Professor Dietmar Muller and Dr Ben Mather/EarthByte Group/The University of Sydney
Nota from Outis : I do not know how to make this video work. It's code is 
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Co-author Professor Dietmar Muller, a geologist from the University of Sydney says geology ruled climate at this time. "We think the Sturtian ice age kicked in due to a double whammy: a plate tectonic reorganisation brought volcanic degassing to a minimum, while simultaneously a continental volcanic province in Canada started eroding away, consuming atmospheric CO 2 .

"The result was that atmospheric CO 2 fell to a level where glaciation kicks in - which we estimate to be below 200 parts per million, less than half today's level."

The findings help scientists better understand how sensitive the global climate is to changes in atmospheric carbon dioxide concentrations.

Dutkiewicz adds: "it is important to note that geological climate change, of the type studied here, happens extremely slowly. According to NASA, human-induced climate change is happening at a pace 10 times faster than we have seen before."

original
Imma Perfetto is a science journalist at Cosmos. She has a Bachelor of Science with Honours in Science Communication from the University of Adelaide.


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Outis
Freshman Expert
1  seeder  Outis    3 weeks ago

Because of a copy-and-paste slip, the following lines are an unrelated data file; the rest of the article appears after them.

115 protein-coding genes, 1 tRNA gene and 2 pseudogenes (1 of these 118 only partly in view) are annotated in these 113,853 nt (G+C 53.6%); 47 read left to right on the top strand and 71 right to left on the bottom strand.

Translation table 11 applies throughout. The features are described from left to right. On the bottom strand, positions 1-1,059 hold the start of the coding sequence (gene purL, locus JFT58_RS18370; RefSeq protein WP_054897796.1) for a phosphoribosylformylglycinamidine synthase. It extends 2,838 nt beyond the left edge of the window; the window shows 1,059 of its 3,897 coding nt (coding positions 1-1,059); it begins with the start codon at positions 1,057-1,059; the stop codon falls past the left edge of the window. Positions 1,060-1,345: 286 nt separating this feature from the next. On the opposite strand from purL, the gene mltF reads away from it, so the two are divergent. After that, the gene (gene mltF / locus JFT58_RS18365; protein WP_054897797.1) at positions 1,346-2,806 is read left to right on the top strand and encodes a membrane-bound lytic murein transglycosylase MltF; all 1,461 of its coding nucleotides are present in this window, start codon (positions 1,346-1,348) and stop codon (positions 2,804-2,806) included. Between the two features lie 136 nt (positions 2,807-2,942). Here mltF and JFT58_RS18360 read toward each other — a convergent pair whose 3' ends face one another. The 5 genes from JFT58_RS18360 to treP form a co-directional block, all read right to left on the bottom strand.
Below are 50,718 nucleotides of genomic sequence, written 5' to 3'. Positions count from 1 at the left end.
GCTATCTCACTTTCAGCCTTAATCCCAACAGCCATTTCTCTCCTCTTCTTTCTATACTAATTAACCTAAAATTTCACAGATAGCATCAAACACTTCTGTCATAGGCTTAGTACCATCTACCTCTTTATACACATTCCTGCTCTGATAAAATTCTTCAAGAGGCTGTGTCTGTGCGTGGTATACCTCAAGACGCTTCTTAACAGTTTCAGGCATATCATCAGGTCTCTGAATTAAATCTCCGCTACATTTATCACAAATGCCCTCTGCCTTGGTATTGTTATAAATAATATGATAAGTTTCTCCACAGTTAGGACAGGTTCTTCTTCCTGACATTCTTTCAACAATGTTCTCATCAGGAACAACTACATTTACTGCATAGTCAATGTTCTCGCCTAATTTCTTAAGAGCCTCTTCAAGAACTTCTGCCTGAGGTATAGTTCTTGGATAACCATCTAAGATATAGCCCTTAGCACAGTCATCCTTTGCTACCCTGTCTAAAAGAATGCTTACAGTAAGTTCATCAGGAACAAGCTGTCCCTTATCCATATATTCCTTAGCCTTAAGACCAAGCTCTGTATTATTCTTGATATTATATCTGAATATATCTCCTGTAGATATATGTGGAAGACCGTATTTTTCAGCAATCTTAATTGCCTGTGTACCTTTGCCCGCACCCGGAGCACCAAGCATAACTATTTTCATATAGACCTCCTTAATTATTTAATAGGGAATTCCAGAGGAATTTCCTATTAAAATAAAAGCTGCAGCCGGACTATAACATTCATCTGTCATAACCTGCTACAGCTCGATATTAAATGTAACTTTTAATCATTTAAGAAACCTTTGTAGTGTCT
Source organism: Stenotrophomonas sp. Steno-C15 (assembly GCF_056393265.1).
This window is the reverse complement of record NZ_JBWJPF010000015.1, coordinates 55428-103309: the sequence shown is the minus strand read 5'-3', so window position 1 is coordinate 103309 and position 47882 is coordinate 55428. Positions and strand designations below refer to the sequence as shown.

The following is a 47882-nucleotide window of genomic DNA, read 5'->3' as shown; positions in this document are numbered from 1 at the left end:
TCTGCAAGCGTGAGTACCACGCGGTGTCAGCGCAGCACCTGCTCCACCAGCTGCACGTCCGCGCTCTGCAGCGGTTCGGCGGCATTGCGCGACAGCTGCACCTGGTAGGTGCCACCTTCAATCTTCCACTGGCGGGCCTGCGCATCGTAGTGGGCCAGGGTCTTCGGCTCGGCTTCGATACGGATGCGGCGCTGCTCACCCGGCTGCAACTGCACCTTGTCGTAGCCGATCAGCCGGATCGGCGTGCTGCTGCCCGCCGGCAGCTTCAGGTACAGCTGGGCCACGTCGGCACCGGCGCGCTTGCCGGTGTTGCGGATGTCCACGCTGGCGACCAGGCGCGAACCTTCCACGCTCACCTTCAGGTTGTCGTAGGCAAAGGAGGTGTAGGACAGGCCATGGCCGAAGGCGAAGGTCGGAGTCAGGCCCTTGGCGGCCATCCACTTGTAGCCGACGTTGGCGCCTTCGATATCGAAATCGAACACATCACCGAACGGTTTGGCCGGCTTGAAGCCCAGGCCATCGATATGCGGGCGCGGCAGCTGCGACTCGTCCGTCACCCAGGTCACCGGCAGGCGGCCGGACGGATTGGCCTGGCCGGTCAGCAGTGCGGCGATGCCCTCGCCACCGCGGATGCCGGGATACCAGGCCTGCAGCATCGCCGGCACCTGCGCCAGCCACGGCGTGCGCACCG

Actions have consequences.

Sometimes, inaction has consequences.

 
 
 
Greg Jones
Professor Guide
2  Greg Jones    3 weeks ago

Actions or inactions, humans can in no way control climate. On the Earth can control its climate.

 
 
 
JBB
Professor Principal
2.1  JBB  replied to  Greg Jones @2    3 weeks ago

Semantics! Control? No. Impact? Definitely...

 
 
 
Nerm_L
Professor Principal
3  Nerm_L    3 weeks ago

So, now volcanoes are responsible for planetary warming?  700 million years ago the atmosphere still contained significant amounts of methane, ammonia, water vapor, and small amounts of oxygen.  The atmosphere was not a mixture of nitrogen and oxygen with trace amounts of other gases mixed in.  For example neon gas was more abundant in the ancient atmosphere than carbon dioxide is in today's atmosphere.  The greenhouse effect in that ancient atmosphere was quite different than in today's atmosphere.

The biggest factor that cannot be accounted for is solar activity.  We don't know what was happening on or in the sun.  I'm not sure we really know how much the sun has cooled over the last billion years.  We also don't know if earth's orbit around the sun was perturbed in some way.  A dramatic shift in tectonic activity could be evidence of a mass exerting gravitational influence on earth.  We don't know if earth was struck by a swarm of asteroids or space dust.

Yeah, climate change is a real and serious problem.  But that's no excuse for warping science to be more competitive for grant money.  

 
 
 
Freefaller
Professor Quiet
4  Freefaller    3 weeks ago
aided by weathering of a large pile of volcanic rocks in what is now Canada; a process that absorbs atmospheric carbon dioxide."

Damn Canadians, always trying to ruin it for others

 
 
 
Outis
Freshman Expert
4.1  seeder  Outis  replied to  Freefaller @4    3 weeks ago

Shoulda dumped a whole lot of maple syrup on it...

 
 
 
bccrane
Freshman Silent
5  bccrane    3 weeks ago

Why do they always fall back on "It's because of CO2"?

How about a simpler explanation, a large celestial object collision with Earth caused a high atmospheric temperature driving off much of the atmosphere leaving a much less dense atmosphere, similar to Mars, thus less heat retention causing the water vapor in the atmosphere to condense out and form ice on the surface.